In the Adachi research laboratory, each student learns to perform all steps from molecular design and synthesis to device fabrication and characterization on his or her own. Through this process, new and unprecedented materials and devices are born.

We have been selected to be a part of the Strategic Basic Research Programs in Exploratory Research for Advanced Technology (ERATO) run by the Japan Science and Technology Agency (JST), and we are working towards realizing organic semiconductor lasers as the next generation of organic EL devices. By raising the density of the electric current flowing through the organic material, I believe that we will eventually achieve laser emission. Just like with third-generation organic EL, a research that turns zero into one, we are presently aiming for the pinnacle and at the stage of trying many different paths to climb the mountain. It is a big challenge, but success will unmistakably lead to dramatic changes in devices including those for displays, telecommunications, measurements, analyses, and more. Going into the future, I hope to continue defying conventional wisdom by opening doors to new science that will remain in textbooks, and in turn, by cultivating industries that will support the Japan of the future.

* Research Front Awards
Research Front looks at the top 1% of the most frequently cited articles belonging to the 22 science and technology categories classified by Thomson Reuters, an international information services enterprise based in the U.S.A., and analyzes articles citing them alongside other later published articles. Based on this analysis, researchers whose work is strongly influential in a cutting-edge field and who are active and contributing on a worldwide scale are designated and recognized.

The key to this research course is here!!The key to this research course is here!!

The world of science is infinite with no end to research, and that is what makes it so interesting.The world of science is infinite with no end to research, and that is what makes it so interesting.

With organic materials, there are unlimited possibilities for molecular design, just like how one is able to build a house or car with Lego blocks if one is able to find the right design. New and unique functions can be discovered and then actually used and seen in devices, which is what makes this field so charming. However, no matter how cutting-edge the equipment and environment, research rarely goes according to expectations. Rather, breakthroughs are made through people continually discussing with and providing stimulation for each other. That new ideas are born more easily in this way is another interesting aspect of research. The moment when you are able to prove your hypothesis and when everything goes as expected is exhilarating! A sensation that cannot be put into words shoots through one's entire body. However, within an hour you are looking for that next mountain to climb (laughs).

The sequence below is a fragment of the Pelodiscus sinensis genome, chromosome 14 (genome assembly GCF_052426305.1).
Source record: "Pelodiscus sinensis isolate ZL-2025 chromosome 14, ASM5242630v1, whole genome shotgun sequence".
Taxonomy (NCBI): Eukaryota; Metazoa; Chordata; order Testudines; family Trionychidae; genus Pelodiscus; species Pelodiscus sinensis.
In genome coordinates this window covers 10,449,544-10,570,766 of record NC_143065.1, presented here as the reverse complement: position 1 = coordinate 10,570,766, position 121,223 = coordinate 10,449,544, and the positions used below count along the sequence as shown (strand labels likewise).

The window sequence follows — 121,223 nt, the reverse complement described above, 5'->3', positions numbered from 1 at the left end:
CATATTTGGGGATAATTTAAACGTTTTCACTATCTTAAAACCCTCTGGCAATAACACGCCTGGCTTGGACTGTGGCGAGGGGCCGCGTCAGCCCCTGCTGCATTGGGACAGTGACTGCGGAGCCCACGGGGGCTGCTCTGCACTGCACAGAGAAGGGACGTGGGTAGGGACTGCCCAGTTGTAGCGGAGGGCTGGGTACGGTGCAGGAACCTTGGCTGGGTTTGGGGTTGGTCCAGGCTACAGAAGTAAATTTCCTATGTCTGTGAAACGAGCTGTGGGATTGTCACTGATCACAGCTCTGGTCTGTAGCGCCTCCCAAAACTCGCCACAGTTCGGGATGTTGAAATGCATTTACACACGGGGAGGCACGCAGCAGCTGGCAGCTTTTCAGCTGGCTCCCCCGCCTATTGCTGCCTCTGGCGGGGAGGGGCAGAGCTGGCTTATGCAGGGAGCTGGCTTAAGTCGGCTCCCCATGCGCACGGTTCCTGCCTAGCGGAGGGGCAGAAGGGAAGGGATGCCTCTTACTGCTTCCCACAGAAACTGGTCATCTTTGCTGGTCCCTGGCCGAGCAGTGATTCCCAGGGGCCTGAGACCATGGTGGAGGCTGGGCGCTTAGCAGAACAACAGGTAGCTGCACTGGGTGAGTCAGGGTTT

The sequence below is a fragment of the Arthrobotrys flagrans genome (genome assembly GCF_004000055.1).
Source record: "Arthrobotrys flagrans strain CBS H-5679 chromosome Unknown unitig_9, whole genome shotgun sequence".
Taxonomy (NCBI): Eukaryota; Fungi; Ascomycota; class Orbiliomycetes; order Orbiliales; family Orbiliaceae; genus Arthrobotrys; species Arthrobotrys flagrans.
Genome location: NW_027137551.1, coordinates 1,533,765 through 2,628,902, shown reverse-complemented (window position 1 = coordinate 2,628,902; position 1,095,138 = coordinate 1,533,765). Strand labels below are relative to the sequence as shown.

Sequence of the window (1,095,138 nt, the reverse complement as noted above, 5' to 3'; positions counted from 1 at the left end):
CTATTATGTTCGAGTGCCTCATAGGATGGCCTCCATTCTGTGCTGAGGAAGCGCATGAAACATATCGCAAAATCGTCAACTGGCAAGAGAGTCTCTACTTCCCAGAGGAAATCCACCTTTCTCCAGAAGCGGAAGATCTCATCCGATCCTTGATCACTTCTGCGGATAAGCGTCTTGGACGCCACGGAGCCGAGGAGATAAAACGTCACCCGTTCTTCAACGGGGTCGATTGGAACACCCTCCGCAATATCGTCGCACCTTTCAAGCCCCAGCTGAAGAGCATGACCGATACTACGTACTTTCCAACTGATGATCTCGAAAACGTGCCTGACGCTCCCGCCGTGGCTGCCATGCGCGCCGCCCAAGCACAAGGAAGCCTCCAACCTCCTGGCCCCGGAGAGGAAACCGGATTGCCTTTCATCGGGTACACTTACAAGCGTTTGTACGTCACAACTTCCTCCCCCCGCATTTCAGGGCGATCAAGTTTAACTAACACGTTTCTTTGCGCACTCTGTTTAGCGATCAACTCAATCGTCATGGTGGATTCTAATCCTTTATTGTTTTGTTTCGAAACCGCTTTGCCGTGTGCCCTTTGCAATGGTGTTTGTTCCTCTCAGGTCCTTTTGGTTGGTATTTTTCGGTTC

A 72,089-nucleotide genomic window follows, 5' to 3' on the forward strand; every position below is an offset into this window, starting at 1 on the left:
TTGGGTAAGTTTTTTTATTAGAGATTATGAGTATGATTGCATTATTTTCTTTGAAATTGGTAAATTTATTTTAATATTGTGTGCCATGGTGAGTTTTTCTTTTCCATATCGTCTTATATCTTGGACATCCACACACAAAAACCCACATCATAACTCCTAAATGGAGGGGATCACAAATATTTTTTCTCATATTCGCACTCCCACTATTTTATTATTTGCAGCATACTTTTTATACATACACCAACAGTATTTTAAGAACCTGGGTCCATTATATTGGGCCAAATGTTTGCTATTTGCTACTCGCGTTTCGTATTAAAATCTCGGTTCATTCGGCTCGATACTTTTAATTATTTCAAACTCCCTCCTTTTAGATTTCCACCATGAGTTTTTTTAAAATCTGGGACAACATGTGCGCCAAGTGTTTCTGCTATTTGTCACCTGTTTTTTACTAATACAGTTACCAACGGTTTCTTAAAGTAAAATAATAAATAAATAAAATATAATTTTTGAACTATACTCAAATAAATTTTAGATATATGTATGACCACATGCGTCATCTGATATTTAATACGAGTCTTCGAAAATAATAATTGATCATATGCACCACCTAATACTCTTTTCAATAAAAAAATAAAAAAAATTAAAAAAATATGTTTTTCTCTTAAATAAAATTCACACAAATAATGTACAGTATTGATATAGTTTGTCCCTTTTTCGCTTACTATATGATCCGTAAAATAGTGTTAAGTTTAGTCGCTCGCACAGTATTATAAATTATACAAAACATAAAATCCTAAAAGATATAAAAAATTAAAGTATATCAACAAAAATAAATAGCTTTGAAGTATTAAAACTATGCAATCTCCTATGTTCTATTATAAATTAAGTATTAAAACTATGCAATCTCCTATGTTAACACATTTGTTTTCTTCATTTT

The world of science is infinite, and there is no end to research. That is precisely what makes it interesting. What's more, in universities we are able to concentrate on a process that turns zero into one—that is, a process starting from nothing and ending with the first buds. That is where universities have their raison d'être and value.

DAILY SCHEDULEDAILY SCHEDULE


Time-out Session

Relaxing quietly with a book, sweating it out playing tennis, visiting Itoshima’s cafés looking for great coffee, and recently, heading out to hike in the hills. It used to be his dream to become a pilot, and he has loved airplanes for many years, so it is his dream to get his Cessna license.Relaxing quietly with a book, sweating it out playing tennis, visiting Itoshima's cafés looking for great coffee, and recently, heading out to hike in the hills. It used to be his dream to become a pilot, and he has loved airplanes for many years, so it is his dream to get his Cessna license.

The Teacher's Must-have Items!The Teacher's Must-have Items!

Running shoes

Lightweight and comfortable to run in, he loves Reebok and Puma, which are superior in breathability. He tends to choose ones that are blue, which has become his trademark color.

Passport

Travelling overseas for work once or twice a month, Professor Adachi is always carrying his passport so that he is ready to take off at any moment. Of the more than fifty countries he has visited, the one that left the biggest impression was the faraway land of Saudi Arabia. "Driving through the great desert was just like being on another planet."

Exclusive research support staff

A group of dedicated specialists in different fields such as English, patents, design, and accounting. "Without them, nothing would get done." Professor Adachi expresses his wholehearted trust in them stating that, "Thanks to them I am able to dedicate myself to my research." They even consent to a sudden request for a photo shoot. And, despite their nervousness, look at those smiles—one can sense the quality of teamwork.

Message to the StudentsMessage to the Students

Be deeply moved time and again, and open up your potential

Human beings are built on the accumulation of moving experiences. By exposing ourselves to all sorts of experiences, each and every one of us in our own different environments, all of us can shape our individuality and cultivate special abilities, ideas, and ways of thinking. It is not necessarily the case that only those who worked hard to get good grades in so-called "study" become good researchers. From an early age we should expose ourselves to as many things as possible, read "just one more" book, meet "just one more" person, and expand our potential. And, while at university, I urge you to find your individuality, reexamine your preferences and interests, and find the path you want to walk in the future—this campus provides just the right time and place for you to do that.